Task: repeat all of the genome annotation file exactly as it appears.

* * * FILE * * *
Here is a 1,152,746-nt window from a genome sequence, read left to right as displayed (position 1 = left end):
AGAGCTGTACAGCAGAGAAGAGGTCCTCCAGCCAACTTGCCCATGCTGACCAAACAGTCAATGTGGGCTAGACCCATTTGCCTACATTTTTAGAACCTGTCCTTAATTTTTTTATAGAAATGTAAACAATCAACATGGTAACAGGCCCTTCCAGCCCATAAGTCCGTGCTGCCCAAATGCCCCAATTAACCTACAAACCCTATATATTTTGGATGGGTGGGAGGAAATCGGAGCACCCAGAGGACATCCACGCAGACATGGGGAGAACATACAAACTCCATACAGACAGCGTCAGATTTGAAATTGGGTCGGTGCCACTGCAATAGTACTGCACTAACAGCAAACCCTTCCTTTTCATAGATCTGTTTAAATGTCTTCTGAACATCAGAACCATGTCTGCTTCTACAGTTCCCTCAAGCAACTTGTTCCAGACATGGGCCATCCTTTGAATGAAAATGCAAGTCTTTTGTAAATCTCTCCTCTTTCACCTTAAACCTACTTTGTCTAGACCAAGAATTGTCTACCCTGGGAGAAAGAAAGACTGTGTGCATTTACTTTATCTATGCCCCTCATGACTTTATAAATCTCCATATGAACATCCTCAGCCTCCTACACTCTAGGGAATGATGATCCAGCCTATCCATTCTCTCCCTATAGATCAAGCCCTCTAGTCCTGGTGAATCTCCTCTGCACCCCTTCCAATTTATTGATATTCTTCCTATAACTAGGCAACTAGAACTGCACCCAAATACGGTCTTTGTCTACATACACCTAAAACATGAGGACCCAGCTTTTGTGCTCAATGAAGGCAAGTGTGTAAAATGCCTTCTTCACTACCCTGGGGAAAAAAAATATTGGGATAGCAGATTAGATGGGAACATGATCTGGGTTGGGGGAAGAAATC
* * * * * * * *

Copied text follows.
Here is a 1,152,746-nt window from a genome sequence, read left to right as displayed (position 1 = left end):
AGAGCTGTACAGCAGAGAAGAGGTCCTCCAGCCAACTTGCCCATGCTGACCAAACAGTCAATGTGGGCTAGACCCATTTGCCTACATTTTTAGAACCTGTCCTTAATTTTTTTATAGAAATGTAAACAATCAACATGGTAACAGGCCCTTCCAGCCCATAAGTCCGTGCTGCCCAAATGCCCCAATTAACCTACAAACCCTATATATTTTGGATGGGTGGGAGGAAATCGGAGCACCCAGAGGACATCCACGCAGACATGGGGAGAACATACAAACTCCATACAGACAGCGTCAGATTTGAAATTGGGTCGGTGCCACTGCAATAGTACTGCACTAACAGCAAACCCTTCCTTTTCATAGATCTGTTTAAATGTCTTCTGAACATCAGAACCATGTCTGCTTCTACAGTTCCCTCAAGCAACTTGTTCCAGACATGGGCCATCCTTTGAATGAAAATGCAAGTCTTTTGTAAATCTCTCCTCTTTCACCTTAAACCTACTTTGTCTAGACCAAGAATTGTCTACCCTGGGAGAAAGAAAGACTGTGTGCATTTACTTTATCTATGCCCCTCATGACTTTATAAATCTCCATATGAACATCCTCAGCCTCCTACACTCTAGGGAATGATGATCCAGCCTATCCATTCTCTCCCTATAGATCAAGCCCTCTAGTCCTGGTGAATCTCCTCTGCACCCCTTCCAATTTATTGATATTCTTCCTATAACTAGGCAACTAGAACTGCACCCAAATACGGTCTTTGTCTACATACACCTAAAACATGAGGACCCAGCTTTTGTGCTCAATGAAGGCAAGTGTGTAAAATGCCTTCTTCACTACCCTGGGGAAAAAAAATATTGGGATAGCAGATTAGATGGGAACATGATCTGGGTTGGGGGAAGAAATC